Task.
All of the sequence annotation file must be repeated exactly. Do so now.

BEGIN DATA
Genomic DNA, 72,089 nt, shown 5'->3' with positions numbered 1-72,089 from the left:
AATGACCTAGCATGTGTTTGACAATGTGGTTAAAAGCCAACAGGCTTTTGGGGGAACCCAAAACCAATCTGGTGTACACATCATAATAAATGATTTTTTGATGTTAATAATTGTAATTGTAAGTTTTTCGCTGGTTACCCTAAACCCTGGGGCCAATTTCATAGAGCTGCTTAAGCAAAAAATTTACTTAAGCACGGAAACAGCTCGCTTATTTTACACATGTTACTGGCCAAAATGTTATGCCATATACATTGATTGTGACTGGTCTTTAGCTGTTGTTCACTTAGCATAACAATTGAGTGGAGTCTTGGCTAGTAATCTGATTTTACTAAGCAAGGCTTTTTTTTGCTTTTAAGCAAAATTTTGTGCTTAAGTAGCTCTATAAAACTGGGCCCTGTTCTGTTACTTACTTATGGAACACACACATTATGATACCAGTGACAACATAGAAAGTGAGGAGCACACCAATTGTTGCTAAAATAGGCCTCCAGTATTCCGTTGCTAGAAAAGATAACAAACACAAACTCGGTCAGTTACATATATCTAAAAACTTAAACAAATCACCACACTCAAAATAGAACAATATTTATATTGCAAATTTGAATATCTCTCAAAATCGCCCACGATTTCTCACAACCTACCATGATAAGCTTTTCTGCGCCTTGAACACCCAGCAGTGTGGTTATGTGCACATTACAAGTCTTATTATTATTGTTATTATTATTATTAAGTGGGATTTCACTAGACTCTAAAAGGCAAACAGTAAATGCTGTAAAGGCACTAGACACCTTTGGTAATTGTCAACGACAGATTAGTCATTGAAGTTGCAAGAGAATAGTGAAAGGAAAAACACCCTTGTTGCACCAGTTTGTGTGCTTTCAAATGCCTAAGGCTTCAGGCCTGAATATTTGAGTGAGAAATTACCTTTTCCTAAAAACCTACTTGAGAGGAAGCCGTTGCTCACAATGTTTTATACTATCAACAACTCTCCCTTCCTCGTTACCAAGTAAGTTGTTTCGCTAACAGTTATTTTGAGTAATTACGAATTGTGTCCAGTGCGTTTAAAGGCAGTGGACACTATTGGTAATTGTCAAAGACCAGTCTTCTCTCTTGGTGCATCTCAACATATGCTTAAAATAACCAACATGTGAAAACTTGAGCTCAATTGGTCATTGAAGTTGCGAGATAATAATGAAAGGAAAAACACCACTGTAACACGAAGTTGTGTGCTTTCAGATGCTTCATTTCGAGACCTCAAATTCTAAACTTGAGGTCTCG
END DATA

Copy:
Genomic DNA, 72,089 nt, shown 5'->3' with positions numbered 1-72,089 from the left:
AATGACCTAGCATGTGTTTGACAATGTGGTTAAAAGCCAACAGGCTTTTGGGGGAACCCAAAACCAATCTGGTGTACACATCATAATAAATGATTTTTTGATGTTAATAATTGTAATTGTAAGTTTTTCGCTGGTTACCCTAAACCCTGGGGCCAATTTCATAGAGCTGCTTAAGCAAAAAATTTACTTAAGCACGGAAACAGCTCGCTTATTTTACACATGTTACTGGCCAAAATGTTATGCCATATACATTGATTGTGACTGGTCTTTAGCTGTTGTTCACTTAGCATAACAATTGAGTGGAGTCTTGGCTAGTAATCTGATTTTACTAAGCAAGGCTTTTTTTTGCTTTTAAGCAAAATTTTGTGCTTAAGTAGCTCTATAAAACTGGGCCCTGTTCTGTTACTTACTTATGGAACACACACATTATGATACCAGTGACAACATAGAAAGTGAGGAGCACACCAATTGTTGCTAAAATAGGCCTCCAGTATTCCGTTGCTAGAAAAGATAACAAACACAAACTCGGTCAGTTACATATATCTAAAAACTTAAACAAATCACCACACTCAAAATAGAACAATATTTATATTGCAAATTTGAATATCTCTCAAAATCGCCCACGATTTCTCACAACCTACCATGATAAGCTTTTCTGCGCCTTGAACACCCAGCAGTGTGGTTATGTGCACATTACAAGTCTTATTATTATTGTTATTATTATTATTAAGTGGGATTTCACTAGACTCTAAAAGGCAAACAGTAAATGCTGTAAAGGCACTAGACACCTTTGGTAATTGTCAACGACAGATTAGTCATTGAAGTTGCAAGAGAATAGTGAAAGGAAAAACACCCTTGTTGCACCAGTTTGTGTGCTTTCAAATGCCTAAGGCTTCAGGCCTGAATATTTGAGTGAGAAATTACCTTTTCCTAAAAACCTACTTGAGAGGAAGCCGTTGCTCACAATGTTTTATACTATCAACAACTCTCCCTTCCTCGTTACCAAGTAAGTTGTTTCGCTAACAGTTATTTTGAGTAATTACGAATTGTGTCCAGTGCGTTTAAAGGCAGTGGACACTATTGGTAATTGTCAAAGACCAGTCTTCTCTCTTGGTGCATCTCAACATATGCTTAAAATAACCAACATGTGAAAACTTGAGCTCAATTGGTCATTGAAGTTGCGAGATAATAATGAAAGGAAAAACACCACTGTAACACGAAGTTGTGTGCTTTCAGATGCTTCATTTCGAGACCTCAAATTCTAAACTTGAGGTCTCG